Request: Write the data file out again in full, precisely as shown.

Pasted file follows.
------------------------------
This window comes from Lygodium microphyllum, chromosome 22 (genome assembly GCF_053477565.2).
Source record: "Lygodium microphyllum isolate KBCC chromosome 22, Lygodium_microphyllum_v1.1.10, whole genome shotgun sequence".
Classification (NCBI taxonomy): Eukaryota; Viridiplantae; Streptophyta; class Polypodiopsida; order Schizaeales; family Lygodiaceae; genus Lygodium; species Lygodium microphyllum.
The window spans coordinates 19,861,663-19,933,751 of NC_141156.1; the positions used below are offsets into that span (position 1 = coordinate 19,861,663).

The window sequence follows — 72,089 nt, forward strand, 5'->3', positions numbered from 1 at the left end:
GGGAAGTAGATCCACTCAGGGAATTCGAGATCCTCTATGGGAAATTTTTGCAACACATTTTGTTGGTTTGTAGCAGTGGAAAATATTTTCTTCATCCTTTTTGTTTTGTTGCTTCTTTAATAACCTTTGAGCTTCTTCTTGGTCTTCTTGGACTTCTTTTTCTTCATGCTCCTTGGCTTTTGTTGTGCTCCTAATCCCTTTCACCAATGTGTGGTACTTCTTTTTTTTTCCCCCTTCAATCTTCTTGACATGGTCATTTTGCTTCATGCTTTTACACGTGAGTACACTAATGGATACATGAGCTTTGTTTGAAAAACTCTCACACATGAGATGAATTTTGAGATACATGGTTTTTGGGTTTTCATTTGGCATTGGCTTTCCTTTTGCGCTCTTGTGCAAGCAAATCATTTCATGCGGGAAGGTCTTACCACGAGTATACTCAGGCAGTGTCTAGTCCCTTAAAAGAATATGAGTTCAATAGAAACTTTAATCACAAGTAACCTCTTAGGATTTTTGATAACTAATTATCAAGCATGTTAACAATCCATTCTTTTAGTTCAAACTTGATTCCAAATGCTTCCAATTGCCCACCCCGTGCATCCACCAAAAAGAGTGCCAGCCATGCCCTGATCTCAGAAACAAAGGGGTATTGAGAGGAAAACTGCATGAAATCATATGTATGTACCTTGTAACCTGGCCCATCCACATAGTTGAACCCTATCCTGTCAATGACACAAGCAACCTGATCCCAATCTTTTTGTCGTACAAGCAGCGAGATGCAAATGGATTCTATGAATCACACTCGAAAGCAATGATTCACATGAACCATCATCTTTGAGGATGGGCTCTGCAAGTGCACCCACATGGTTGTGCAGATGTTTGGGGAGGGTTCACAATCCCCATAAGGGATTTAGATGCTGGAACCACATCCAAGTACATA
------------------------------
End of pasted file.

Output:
This window comes from Lygodium microphyllum, chromosome 22 (genome assembly GCF_053477565.2).
Source record: "Lygodium microphyllum isolate KBCC chromosome 22, Lygodium_microphyllum_v1.1.10, whole genome shotgun sequence".
Classification (NCBI taxonomy): Eukaryota; Viridiplantae; Streptophyta; class Polypodiopsida; order Schizaeales; family Lygodiaceae; genus Lygodium; species Lygodium microphyllum.
The window spans coordinates 19,861,663-19,933,751 of NC_141156.1; the positions used below are offsets into that span (position 1 = coordinate 19,861,663).

The window sequence follows — 72,089 nt, forward strand, 5'->3', positions numbered from 1 at the left end:
GGGAAGTAGATCCACTCAGGGAATTCGAGATCCTCTATGGGAAATTTTTGCAACACATTTTGTTGGTTTGTAGCAGTGGAAAATATTTTCTTCATCCTTTTTGTTTTGTTGCTTCTTTAATAACCTTTGAGCTTCTTCTTGGTCTTCTTGGACTTCTTTTTCTTCATGCTCCTTGGCTTTTGTTGTGCTCCTAATCCCTTTCACCAATGTGTGGTACTTCTTTTTTTTTCCCCCTTCAATCTTCTTGACATGGTCATTTTGCTTCATGCTTTTACACGTGAGTACACTAATGGATACATGAGCTTTGTTTGAAAAACTCTCACACATGAGATGAATTTTGAGATACATGGTTTTTGGGTTTTCATTTGGCATTGGCTTTCCTTTTGCGCTCTTGTGCAAGCAAATCATTTCATGCGGGAAGGTCTTACCACGAGTATACTCAGGCAGTGTCTAGTCCCTTAAAAGAATATGAGTTCAATAGAAACTTTAATCACAAGTAACCTCTTAGGATTTTTGATAACTAATTATCAAGCATGTTAACAATCCATTCTTTTAGTTCAAACTTGATTCCAAATGCTTCCAATTGCCCACCCCGTGCATCCACCAAAAAGAGTGCCAGCCATGCCCTGATCTCAGAAACAAAGGGGTATTGAGAGGAAAACTGCATGAAATCATATGTATGTACCTTGTAACCTGGCCCATCCACATAGTTGAACCCTATCCTGTCAATGACACAAGCAACCTGATCCCAATCTTTTTGTCGTACAAGCAGCGAGATGCAAATGGATTCTATGAATCACACTCGAAAGCAATGATTCACATGAACCATCATCTTTGAGGATGGGCTCTGCAAGTGCACCCACATGGTTGTGCAGATGTTTGGGGAGGGTTCACAATCCCCATAAGGGATTTAGATGCTGGAACCACATCCAAGTACATA